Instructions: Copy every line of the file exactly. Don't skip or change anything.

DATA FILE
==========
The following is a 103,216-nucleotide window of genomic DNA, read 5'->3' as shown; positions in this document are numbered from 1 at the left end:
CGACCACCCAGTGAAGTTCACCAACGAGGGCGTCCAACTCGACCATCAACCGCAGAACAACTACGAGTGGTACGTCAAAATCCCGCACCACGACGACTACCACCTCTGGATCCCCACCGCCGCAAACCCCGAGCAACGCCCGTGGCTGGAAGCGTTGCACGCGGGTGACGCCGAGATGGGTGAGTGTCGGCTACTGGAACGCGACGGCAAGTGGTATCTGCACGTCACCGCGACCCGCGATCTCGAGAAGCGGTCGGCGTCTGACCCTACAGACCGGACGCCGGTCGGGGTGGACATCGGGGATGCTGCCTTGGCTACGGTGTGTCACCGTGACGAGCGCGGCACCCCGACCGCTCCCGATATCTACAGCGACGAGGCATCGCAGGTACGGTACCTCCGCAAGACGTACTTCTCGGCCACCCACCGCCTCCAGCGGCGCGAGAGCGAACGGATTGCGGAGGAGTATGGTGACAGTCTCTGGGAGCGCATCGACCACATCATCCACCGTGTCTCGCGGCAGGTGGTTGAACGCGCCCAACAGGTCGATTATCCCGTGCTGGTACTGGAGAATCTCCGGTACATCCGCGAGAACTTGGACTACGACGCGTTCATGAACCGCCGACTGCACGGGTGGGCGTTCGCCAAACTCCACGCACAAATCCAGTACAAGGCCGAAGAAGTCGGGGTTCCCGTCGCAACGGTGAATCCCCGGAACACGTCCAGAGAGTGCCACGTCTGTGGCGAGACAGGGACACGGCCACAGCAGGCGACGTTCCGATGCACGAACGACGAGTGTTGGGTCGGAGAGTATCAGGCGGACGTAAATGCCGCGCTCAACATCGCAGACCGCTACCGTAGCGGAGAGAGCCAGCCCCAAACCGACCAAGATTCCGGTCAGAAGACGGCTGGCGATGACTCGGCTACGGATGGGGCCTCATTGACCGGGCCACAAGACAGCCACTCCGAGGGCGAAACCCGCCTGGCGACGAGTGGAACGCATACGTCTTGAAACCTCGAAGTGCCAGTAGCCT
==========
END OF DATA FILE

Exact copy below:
The following is a 103,216-nucleotide window of genomic DNA, read 5'->3' as shown; positions in this document are numbered from 1 at the left end:
CGACCACCCAGTGAAGTTCACCAACGAGGGCGTCCAACTCGACCATCAACCGCAGAACAACTACGAGTGGTACGTCAAAATCCCGCACCACGACGACTACCACCTCTGGATCCCCACCGCCGCAAACCCCGAGCAACGCCCGTGGCTGGAAGCGTTGCACGCGGGTGACGCCGAGATGGGTGAGTGTCGGCTACTGGAACGCGACGGCAAGTGGTATCTGCACGTCACCGCGACCCGCGATCTCGAGAAGCGGTCGGCGTCTGACCCTACAGACCGGACGCCGGTCGGGGTGGACATCGGGGATGCTGCCTTGGCTACGGTGTGTCACCGTGACGAGCGCGGCACCCCGACCGCTCCCGATATCTACAGCGACGAGGCATCGCAGGTACGGTACCTCCGCAAGACGTACTTCTCGGCCACCCACCGCCTCCAGCGGCGCGAGAGCGAACGGATTGCGGAGGAGTATGGTGACAGTCTCTGGGAGCGCATCGACCACATCATCCACCGTGTCTCGCGGCAGGTGGTTGAACGCGCCCAACAGGTCGATTATCCCGTGCTGGTACTGGAGAATCTCCGGTACATCCGCGAGAACTTGGACTACGACGCGTTCATGAACCGCCGACTGCACGGGTGGGCGTTCGCCAAACTCCACGCACAAATCCAGTACAAGGCCGAAGAAGTCGGGGTTCCCGTCGCAACGGTGAATCCCCGGAACACGTCCAGAGAGTGCCACGTCTGTGGCGAGACAGGGACACGGCCACAGCAGGCGACGTTCCGATGCACGAACGACGAGTGTTGGGTCGGAGAGTATCAGGCGGACGTAAATGCCGCGCTCAACATCGCAGACCGCTACCGTAGCGGAGAGAGCCAGCCCCAAACCGACCAAGATTCCGGTCAGAAGACGGCTGGCGATGACTCGGCTACGGATGGGGCCTCATTGACCGGGCCACAAGACAGCCACTCCGAGGGCGAAACCCGCCTGGCGACGAGTGGAACGCATACGTCTTGAAACCTCGAAGTGCCAGTAGCCT